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Somaliland President Urges Calm After Deadly Clashes

By Alan Boswell
14 September 2009

The president of Somaliland is calling for his political opponents to cease public protests and to sit down at the table with him for renewed negotiations. Political protests in the breakaway republic of Somaliland turned deadly on Saturday, leaving three people dead and several others injured.

Somaliland President Dahir Riyale cautioned his political opposition against breaking the territory's peace, saying that peace is easy to maintain but hard to win back.

Policemen fired into a crowd Saturday after protesters began burning tires and hurling stones when opposition lawmakers were denied access to the parliament building.

On Sunday, President Dahir Riyale urged the territory's citizens to take a long look towards the south, where the Western-backed Mogadishu government is engaged in a bloody struggle against opposing Islamic militant groups in central and southern Somalia.

He said instability in the breakaway territory plays into the hands of the radical Islamist group al-Shabab. The spiritual leader of al-Shabab recently released a taped message threatening the Somaliland government.

Last week a brawl broke out between members of the Lower House of Parliament after it was ruled a motion to impeach the president could proceed constitutionally. Security forces stormed the building after a parliament member loyal to the president brandished a firearm.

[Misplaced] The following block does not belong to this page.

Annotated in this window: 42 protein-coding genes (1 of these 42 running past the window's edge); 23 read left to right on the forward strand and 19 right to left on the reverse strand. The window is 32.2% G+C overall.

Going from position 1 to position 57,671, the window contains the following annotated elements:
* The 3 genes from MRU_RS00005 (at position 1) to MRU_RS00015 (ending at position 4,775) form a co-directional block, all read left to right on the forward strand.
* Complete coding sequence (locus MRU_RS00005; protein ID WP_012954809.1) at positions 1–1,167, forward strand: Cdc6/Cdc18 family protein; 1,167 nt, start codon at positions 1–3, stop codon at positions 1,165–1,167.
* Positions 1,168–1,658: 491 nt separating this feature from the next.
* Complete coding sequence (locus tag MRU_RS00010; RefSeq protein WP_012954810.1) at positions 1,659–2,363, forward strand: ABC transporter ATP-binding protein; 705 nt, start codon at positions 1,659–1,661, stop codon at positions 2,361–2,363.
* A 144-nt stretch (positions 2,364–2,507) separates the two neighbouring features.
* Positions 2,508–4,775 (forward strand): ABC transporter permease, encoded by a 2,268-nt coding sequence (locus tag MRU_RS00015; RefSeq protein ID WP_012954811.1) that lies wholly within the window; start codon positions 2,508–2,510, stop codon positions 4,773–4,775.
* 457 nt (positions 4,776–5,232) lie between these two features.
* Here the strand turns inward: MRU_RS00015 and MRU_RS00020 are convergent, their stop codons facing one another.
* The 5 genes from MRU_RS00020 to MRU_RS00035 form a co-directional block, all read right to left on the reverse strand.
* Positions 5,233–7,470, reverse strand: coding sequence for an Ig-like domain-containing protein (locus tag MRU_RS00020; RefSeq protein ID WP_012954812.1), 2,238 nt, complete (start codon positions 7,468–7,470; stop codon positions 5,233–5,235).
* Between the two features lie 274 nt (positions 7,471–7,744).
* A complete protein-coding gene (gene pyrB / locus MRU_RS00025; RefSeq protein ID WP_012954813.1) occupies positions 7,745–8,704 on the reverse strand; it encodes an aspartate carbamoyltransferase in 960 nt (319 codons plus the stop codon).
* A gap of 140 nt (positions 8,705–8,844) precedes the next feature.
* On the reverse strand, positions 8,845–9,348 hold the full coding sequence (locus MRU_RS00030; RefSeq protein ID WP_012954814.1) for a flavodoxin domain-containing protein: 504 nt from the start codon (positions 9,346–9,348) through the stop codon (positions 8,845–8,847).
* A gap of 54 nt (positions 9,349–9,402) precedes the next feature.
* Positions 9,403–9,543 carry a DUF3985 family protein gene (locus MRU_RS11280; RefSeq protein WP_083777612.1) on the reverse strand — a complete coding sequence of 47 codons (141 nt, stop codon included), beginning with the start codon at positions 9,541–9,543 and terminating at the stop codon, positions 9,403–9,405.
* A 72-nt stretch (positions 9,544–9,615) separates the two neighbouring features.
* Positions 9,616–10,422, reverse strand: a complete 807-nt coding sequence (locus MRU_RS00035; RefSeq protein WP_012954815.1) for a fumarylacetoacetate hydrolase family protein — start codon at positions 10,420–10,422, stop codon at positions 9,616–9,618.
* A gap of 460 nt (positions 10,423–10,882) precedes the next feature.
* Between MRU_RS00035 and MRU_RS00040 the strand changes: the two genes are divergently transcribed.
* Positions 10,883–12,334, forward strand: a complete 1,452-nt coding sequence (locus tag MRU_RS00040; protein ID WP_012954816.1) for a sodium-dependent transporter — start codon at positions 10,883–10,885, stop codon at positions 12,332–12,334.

The police have since maintained a lockdown on the building, refusing access to the enraged members of parliament.

A group of parliament members led by the speaker said they were going to peacefully re-enter their chamber on Saturday. When police again barred their way, the crowd that had gathered to escort the lawmakers turned riotous.

Mohamed Nor Arale, one of the opposition members of parliament, says citizens must rescue Somaliland from the hands of the president, who is not interested in holding democratic elections according to the law.

Somaliland has been a pocket of stability and democracy, rare in a region marred with conflict. It broke away from Somalia after the central government collapsed in 1991, although it has yet to be recognized by the international community as a separate state.

Somaliland's election commission has indefinitely postponed elections scheduled for later this month. It was the third delay in a vote that was originally scheduled for April 2008.

President Riyale, who has been in power since 2002, faces strong challenges from two presidential opponents. Both opposition parties have rejected his position that elections should be held without proper voter registration lists.

A number of journalists were detained by police for covering the Saturday clashes. Watchdog groups have accused the government of cracking down on journalistic freedom in the territory.

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